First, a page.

Don McLeese and Dave Hoekstra give us two new books

Don McLeese and Dave Hoekstra – remember their names, all you newspaper readers out there?

They were, in their time, not so long ago, among the most famous, most prolific in the Sun-Times, McLeese on music and Hoekstra on general culture, entertainment and sports.

McLeese left town first, for Austin, Texas, where he wrote for the Austin American-Statesman and then for the University of Iowa in Des Moines to teach journalism, which he has been doing for nearly 20 years.

After starting a newspaper career as a junior in high school at the Aurora Beacon-News, Hoekstra left the Sun-Times after nearly 30 years there in 2014. As he told me at the time, “The time was right, because the paper was so big. I stopped publishing a lot of what I wrote.” .”

Each has written previous books, McLeese about Dwight Yoakam and the Motor City 5, and Hoekstra about supper clubs, live dining and more (he’s also done a couple of good articles, and has contributed to the Tribune). These new books are the most ambitious and the most daring, one technical and the other very personal.

In “Beacons in the Darkness: Hope and Transformation Among America’s Community Newspapers” (Agate Midway), Hoekstra writes, “To understand the community newspaper … you have to understand the community.” He also writes that this is “not just a book about journalism… (but) a book about the end of human relations and the dedication to the common good.”

It started four years ago with his desire to write for the Hillsboro Journal-News in a small Illinois town of about 6,000 people about 75 miles north of St. Louis. This idea grew into a serious problem, when he interviewed and evaluated many people in about 20 other newspapers, both independent and family-run, one up to its fifth generation.

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They give us a look at the papers in Miami, South Carolina and the Reader here in the city, and they give good news. I was particularly taken by those in Marfa, Texas, where the Big Bend Sentinel is run by a young New York family, who have decorated their offices with coffee and barrels.

Joy and hope in a hopeless place, filled with interesting statistics such as “since 2004, more than 1,800 printing places have closed in the United States and almost 200 counties had no newspapers at all.”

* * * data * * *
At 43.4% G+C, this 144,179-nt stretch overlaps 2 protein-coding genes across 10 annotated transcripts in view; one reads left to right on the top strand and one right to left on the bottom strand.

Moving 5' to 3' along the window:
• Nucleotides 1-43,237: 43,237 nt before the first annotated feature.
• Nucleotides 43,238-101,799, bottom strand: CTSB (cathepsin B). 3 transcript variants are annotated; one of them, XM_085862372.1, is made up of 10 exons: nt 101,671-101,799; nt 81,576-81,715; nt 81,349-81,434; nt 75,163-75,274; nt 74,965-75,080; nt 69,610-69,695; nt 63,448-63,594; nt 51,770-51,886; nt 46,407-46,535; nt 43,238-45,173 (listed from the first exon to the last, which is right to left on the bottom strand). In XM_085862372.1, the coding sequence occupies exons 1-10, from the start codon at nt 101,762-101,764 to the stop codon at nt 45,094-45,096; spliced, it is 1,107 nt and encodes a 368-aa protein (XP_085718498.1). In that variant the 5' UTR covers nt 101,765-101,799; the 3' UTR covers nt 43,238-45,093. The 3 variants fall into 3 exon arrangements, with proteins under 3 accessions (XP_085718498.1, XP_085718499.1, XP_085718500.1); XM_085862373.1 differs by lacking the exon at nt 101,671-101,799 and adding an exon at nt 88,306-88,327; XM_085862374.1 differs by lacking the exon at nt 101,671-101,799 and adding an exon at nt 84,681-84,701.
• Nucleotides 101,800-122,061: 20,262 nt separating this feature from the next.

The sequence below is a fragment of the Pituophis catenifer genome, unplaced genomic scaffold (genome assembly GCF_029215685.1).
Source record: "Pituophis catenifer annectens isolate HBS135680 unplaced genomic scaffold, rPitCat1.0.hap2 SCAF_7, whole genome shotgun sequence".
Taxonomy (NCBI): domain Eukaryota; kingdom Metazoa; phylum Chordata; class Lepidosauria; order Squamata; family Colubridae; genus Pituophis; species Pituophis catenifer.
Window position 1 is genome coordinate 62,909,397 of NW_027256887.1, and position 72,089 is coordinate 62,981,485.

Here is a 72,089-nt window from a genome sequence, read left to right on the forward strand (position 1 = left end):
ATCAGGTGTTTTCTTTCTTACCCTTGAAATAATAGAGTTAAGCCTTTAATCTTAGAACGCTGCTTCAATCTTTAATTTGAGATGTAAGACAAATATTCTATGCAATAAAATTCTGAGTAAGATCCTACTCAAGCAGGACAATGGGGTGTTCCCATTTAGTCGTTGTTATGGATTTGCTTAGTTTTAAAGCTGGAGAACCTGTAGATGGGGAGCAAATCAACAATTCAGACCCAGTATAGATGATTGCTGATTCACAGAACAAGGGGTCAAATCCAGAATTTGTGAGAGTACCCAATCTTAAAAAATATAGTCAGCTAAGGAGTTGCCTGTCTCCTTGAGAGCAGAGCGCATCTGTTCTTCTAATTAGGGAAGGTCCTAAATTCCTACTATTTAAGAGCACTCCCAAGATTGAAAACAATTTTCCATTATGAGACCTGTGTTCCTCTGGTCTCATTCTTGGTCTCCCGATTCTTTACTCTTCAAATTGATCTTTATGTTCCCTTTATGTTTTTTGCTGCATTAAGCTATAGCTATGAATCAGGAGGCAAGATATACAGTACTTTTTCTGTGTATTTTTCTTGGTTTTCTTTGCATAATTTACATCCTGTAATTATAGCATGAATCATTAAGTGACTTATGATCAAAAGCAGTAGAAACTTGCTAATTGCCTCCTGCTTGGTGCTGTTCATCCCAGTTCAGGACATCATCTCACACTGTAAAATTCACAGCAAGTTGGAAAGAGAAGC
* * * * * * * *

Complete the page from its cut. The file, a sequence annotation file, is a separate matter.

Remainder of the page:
He wrote: “Several times during private conversations … several publishers in the family shed tears. But Hoekstra is an interesting person. There are no easy answers to “how can newspapers survive?” question but he gives many examples of how others are trying, bravely and wisely. He writes, “the media will not die if they share the spirit of experimental thinking with the people of society.”

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I read the book before it was released and that’s why you’ll see a quote from me on the cover. I wrote that there is “hope for all of us.”

"Slippery Movements: Rolling and Rocking in a vertical direction" and Don McLeese.

The same is true of McLeese’s “Slippery Steps: Rolling and Tumbling Toward Sobriety” (Ice Cube Press), in which he informs the reader, some 250 pages in, that, “I didn’t write this because I thought a book about me would. I have every interest, and , if I had, I would have made the episode interesting — rock stars, journalistic gossip, whatever. My goal all along was to write about how abstinence can change your life, or it has changed my life.”

However, it starts off so terrifyingly that it is impossible not to read. He wrote on his first page: “I didn’t really know who I was, where I was, or why.” I don’t know how long I’ve been here. It was dark outside, and it was raining, but was it 10 at night or 4 in the morning? There was lightning, and there was thunder. It was a hot August night in West Des Moines. I was lying on the grass, motionless, wet.

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Then he gives us the difficult path that led him to that sad place, from childhood, to running a thrift store, to a first marriage, to writing for the Reader and then the Sun-Times.

His drinking was constant and for a while he was fueled by marijuana and cocaine. He did not notice the problems, because he remained active and good-looking. He had a family, good job and age.

But he knows better now, he asks in the book, “How often do I drive drunk? Always, especially on the way home. To think that I haven’t hurt anyone, or killed anyone, or been charged with drunk driving, seems like a miracle to me.”

He started writing this book without thinking that it could be published. “In some ways, it was a cleansing for me, a redemption in the sense that I was writing on my own before,” he told me. “This was an attempt to understand myself.”

He said bluntly: “My wife Maria was not very fond of me when I was writing this book, but she is the expert of this book.” However, he and the family’s two older daughters, Kelly and Molly, are portrayed in a true and loving way, his love and appreciation clear.

McLeese and Hoekstra both seem to be enjoying themselves as they work to talk about their new books. We hope he has more to write about.

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